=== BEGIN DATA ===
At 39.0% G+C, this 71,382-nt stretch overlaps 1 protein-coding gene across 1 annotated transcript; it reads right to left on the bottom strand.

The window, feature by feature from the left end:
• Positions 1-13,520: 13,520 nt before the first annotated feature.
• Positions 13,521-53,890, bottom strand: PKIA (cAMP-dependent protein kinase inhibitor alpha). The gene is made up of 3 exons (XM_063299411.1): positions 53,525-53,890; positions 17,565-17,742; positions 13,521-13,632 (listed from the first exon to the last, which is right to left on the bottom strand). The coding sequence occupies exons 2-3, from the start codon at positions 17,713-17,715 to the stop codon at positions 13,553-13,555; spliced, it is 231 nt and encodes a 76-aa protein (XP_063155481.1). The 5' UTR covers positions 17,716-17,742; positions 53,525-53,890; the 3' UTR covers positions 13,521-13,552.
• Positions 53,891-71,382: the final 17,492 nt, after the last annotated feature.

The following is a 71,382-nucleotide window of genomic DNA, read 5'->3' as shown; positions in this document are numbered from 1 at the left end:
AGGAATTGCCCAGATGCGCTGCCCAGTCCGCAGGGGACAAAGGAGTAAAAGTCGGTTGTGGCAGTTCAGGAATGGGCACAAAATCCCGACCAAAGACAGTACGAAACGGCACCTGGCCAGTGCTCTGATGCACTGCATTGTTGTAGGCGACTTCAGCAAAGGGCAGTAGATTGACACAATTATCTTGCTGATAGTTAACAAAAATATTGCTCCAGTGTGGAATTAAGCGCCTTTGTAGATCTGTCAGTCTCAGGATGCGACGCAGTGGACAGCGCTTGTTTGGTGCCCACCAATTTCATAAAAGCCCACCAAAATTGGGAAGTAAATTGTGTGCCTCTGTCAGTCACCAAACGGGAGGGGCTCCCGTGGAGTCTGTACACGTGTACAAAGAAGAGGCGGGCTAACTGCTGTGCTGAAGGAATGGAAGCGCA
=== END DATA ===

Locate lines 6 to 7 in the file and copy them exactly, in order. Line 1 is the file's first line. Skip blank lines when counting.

The following is a 71,382-nucleotide window of genomic DNA, read 5'->3' as shown; positions in this document are numbered from 1 at the left end:
AGGAATTGCCCAGATGCGCTGCCCAGTCCGCAGGGGACAAAGGAGTAAAAGTCGGTTGTGGCAGTTCAGGAATGGGCACAAAATCCCGACCAAAGACAGTACGAAACGGCACCTGGCCAGTGCTCTGATGCACTGCATTGTTGTAGGCGACTTCAGCAAAGGGCAGTAGATTGACACAATTATCTTGCTGATAGTTAACAAAAATATTGCTCCAGTGTGGAATTAAGCGCCTTTGTAGATCTGTCAGTCTCAGGATGCGACGCAGTGGACAGCGCTTGTTTGGTGCCCACCAATTTCATAAAAGCCCACCAAAATTGGGAAGTAAATTGTGTGCCTCTGTCAGTCACCAAACGGGAGGGGCTCCCGTGGAGTCTGTACACGTGTACAAAGAAGAGGCGGGCTAACTGCTGTGCTGAAGGAATGGAAGCGCA